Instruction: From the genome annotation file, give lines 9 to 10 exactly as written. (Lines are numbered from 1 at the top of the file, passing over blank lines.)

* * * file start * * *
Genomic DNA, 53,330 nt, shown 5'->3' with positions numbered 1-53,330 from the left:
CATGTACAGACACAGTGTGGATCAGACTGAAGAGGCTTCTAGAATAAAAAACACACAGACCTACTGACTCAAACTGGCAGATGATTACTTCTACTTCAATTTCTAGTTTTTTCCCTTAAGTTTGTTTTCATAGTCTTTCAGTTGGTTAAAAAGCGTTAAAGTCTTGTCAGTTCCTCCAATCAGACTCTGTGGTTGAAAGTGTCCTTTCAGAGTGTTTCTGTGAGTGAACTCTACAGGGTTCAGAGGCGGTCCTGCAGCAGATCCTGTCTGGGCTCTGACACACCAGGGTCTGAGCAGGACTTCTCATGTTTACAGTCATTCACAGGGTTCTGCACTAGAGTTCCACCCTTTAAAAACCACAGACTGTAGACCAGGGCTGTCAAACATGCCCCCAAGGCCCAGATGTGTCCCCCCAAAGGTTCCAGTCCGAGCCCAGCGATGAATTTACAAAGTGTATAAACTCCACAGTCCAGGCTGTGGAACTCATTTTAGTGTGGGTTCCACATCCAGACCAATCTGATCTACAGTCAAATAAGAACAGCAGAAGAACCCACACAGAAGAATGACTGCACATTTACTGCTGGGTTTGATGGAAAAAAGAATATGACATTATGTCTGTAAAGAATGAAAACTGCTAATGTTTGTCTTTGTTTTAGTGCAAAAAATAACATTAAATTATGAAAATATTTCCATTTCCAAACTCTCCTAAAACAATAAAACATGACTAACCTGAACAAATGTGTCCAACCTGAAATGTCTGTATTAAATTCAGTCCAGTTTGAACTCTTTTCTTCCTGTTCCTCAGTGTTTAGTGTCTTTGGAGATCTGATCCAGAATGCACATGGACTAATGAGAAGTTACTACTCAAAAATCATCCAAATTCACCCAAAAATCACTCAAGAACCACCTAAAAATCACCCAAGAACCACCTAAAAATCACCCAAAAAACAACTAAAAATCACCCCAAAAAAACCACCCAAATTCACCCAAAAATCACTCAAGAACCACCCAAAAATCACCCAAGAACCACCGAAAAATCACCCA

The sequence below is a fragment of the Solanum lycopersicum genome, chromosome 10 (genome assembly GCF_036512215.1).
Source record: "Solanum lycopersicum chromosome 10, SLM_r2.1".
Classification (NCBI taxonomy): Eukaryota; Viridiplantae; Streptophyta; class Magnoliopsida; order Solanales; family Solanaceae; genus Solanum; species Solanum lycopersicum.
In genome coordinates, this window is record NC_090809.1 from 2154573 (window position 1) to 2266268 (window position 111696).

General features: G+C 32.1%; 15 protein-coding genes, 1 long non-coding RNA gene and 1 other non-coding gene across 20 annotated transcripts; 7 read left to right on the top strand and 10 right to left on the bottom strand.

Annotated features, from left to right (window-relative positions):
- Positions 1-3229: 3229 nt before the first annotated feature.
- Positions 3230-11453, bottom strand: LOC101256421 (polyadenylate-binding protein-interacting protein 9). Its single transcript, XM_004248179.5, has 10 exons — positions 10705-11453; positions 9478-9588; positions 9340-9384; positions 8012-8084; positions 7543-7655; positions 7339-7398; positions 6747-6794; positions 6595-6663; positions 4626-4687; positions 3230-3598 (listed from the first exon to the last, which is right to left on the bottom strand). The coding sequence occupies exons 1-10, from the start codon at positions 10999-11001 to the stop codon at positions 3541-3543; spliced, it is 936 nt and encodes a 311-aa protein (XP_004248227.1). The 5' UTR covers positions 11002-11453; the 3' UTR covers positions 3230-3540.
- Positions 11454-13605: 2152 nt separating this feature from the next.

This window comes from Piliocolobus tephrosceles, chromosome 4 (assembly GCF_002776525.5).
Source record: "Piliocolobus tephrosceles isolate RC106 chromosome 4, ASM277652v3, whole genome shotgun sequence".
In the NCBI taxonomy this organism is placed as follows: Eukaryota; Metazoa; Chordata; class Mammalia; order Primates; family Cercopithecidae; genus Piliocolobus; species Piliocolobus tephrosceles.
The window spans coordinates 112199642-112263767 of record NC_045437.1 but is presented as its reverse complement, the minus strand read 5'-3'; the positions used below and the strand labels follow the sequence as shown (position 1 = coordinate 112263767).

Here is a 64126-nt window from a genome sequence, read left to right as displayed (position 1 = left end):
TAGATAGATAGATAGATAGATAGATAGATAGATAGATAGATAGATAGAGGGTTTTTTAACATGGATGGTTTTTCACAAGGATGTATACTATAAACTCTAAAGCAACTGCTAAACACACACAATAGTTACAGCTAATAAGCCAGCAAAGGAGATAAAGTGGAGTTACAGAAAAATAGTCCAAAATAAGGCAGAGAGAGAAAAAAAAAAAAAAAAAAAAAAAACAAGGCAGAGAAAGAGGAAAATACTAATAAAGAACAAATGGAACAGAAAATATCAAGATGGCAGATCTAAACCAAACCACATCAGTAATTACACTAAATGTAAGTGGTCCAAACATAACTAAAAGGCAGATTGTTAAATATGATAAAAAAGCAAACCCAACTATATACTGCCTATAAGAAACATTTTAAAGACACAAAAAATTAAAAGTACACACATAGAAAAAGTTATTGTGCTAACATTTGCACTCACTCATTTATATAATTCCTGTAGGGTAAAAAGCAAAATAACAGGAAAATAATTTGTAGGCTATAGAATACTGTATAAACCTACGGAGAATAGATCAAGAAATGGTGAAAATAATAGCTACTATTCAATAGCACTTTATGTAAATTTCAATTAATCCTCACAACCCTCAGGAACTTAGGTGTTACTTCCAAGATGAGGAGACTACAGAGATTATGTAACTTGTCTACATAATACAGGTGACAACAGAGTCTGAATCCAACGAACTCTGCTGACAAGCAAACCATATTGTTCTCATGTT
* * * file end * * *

- Positions 1-3229: 3229 nt before the first annotated feature.
- Positions 3230-11453, bottom strand: LOC101256421 (polyadenylate-binding protein-interacting protein 9). Its single transcript, XM_004248179.5, has 10 exons — positions 10705-11453; positions 9478-9588; positions 9340-9384; positions 8012-8084; positions 7543-7655; positions 7339-7398; positions 6747-6794; positions 6595-6663; positions 4626-4687; positions 3230-3598 (listed from the first exon to the last, which is right to left on the bottom strand). The coding sequence occupies exons 1-10, from the start codon at positions 10999-11001 to the stop codon at positions 3541-3543; spliced, it is 936 nt and encodes a 311-aa protein (XP_004248227.1). The 5' UTR covers positions 11002-11453; the 3' UTR covers positions 3230-3540.